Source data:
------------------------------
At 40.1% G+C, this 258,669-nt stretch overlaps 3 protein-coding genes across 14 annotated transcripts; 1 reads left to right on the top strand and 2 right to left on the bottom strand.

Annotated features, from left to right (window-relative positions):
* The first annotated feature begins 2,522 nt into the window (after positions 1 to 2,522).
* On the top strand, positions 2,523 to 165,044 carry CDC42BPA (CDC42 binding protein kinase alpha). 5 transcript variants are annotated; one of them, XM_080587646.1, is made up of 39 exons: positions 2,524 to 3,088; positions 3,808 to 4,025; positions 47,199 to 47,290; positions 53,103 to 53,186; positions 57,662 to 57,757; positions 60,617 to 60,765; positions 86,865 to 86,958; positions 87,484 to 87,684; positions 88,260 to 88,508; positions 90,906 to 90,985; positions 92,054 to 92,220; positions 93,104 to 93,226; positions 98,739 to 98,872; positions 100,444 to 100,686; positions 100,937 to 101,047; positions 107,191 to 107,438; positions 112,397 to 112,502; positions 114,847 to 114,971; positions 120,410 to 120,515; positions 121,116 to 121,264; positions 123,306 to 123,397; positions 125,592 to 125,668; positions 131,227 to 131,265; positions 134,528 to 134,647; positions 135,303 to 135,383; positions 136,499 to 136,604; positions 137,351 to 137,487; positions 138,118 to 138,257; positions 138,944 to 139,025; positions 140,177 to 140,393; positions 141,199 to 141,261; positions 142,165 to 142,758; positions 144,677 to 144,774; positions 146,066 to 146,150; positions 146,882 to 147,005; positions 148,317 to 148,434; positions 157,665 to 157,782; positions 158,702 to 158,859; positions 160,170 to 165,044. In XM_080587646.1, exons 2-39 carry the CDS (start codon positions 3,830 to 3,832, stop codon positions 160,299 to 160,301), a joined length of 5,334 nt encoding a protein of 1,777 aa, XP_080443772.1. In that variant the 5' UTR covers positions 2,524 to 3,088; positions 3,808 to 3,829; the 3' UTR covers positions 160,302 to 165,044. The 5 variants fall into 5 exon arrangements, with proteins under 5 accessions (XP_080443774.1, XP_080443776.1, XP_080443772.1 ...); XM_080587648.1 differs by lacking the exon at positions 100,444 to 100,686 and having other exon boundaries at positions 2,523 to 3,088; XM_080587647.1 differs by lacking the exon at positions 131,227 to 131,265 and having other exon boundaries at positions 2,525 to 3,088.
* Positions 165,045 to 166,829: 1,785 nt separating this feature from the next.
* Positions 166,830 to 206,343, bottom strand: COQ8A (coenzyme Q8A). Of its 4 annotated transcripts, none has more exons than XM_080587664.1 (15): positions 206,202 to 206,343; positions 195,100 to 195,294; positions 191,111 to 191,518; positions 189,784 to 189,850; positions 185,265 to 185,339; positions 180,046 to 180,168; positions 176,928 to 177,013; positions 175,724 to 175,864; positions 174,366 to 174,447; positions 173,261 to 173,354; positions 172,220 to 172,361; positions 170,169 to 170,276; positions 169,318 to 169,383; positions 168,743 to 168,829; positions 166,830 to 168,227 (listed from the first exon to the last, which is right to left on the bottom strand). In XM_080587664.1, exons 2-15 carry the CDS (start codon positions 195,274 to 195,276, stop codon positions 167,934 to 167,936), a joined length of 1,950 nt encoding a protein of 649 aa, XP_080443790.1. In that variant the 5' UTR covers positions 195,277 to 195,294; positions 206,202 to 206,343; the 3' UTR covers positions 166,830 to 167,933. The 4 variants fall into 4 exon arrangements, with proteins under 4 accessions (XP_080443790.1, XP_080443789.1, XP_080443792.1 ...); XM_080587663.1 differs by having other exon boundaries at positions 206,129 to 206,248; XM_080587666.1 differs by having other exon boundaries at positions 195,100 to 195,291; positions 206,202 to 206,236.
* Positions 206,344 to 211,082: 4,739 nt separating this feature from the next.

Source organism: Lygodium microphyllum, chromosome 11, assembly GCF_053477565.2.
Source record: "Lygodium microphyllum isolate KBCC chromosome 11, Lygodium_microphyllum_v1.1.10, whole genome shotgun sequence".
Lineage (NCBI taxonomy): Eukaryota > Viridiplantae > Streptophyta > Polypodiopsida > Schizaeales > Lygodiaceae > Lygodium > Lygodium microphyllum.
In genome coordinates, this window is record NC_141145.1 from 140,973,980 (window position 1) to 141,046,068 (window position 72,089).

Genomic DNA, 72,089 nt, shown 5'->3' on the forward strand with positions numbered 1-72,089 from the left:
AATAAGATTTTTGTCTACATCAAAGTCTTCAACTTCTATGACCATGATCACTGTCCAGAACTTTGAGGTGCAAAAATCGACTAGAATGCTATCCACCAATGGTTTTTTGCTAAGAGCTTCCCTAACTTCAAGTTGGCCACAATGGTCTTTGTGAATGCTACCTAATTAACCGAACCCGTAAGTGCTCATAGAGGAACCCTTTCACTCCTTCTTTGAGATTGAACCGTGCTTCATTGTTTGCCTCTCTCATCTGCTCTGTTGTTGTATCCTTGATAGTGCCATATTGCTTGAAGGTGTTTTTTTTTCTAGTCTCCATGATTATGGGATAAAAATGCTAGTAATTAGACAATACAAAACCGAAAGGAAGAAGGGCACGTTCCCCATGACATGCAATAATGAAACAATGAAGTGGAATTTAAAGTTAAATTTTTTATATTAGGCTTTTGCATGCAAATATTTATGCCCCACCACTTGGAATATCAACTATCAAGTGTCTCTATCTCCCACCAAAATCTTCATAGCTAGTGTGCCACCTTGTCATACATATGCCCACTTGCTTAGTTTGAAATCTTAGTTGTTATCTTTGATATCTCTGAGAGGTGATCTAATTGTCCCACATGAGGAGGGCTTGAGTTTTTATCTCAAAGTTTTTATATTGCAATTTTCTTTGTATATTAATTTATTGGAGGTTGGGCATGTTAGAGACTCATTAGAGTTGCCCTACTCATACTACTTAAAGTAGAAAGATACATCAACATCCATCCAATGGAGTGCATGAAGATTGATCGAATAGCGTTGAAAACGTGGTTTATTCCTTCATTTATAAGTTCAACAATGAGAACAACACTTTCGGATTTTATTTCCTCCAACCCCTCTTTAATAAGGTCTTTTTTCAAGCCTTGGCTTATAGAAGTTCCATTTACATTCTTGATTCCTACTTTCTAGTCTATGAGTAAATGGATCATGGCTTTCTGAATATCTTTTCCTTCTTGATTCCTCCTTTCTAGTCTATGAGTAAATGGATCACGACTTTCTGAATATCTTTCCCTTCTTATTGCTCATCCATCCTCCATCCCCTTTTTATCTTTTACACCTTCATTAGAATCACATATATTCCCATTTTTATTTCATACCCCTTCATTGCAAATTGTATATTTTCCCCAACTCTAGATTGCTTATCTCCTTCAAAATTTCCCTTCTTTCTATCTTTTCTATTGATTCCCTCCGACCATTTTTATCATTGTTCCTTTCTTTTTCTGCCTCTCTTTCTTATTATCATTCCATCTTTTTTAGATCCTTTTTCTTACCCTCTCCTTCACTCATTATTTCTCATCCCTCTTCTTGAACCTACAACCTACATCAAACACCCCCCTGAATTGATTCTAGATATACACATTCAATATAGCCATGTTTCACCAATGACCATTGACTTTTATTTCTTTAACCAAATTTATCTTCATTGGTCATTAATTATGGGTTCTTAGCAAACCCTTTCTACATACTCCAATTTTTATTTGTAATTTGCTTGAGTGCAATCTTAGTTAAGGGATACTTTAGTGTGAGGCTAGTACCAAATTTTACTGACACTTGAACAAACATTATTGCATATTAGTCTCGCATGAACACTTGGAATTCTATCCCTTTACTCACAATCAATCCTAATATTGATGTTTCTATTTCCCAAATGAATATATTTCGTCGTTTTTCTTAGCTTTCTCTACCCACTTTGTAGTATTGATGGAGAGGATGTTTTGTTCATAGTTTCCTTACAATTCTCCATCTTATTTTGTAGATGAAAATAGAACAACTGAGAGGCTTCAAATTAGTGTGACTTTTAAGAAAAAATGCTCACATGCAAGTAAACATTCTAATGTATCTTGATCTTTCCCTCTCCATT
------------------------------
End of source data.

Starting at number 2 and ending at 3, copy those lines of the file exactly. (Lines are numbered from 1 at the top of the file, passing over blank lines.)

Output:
Annotated features, from left to right (window-relative positions):
* The first annotated feature begins 2,522 nt into the window (after positions 1 to 2,522).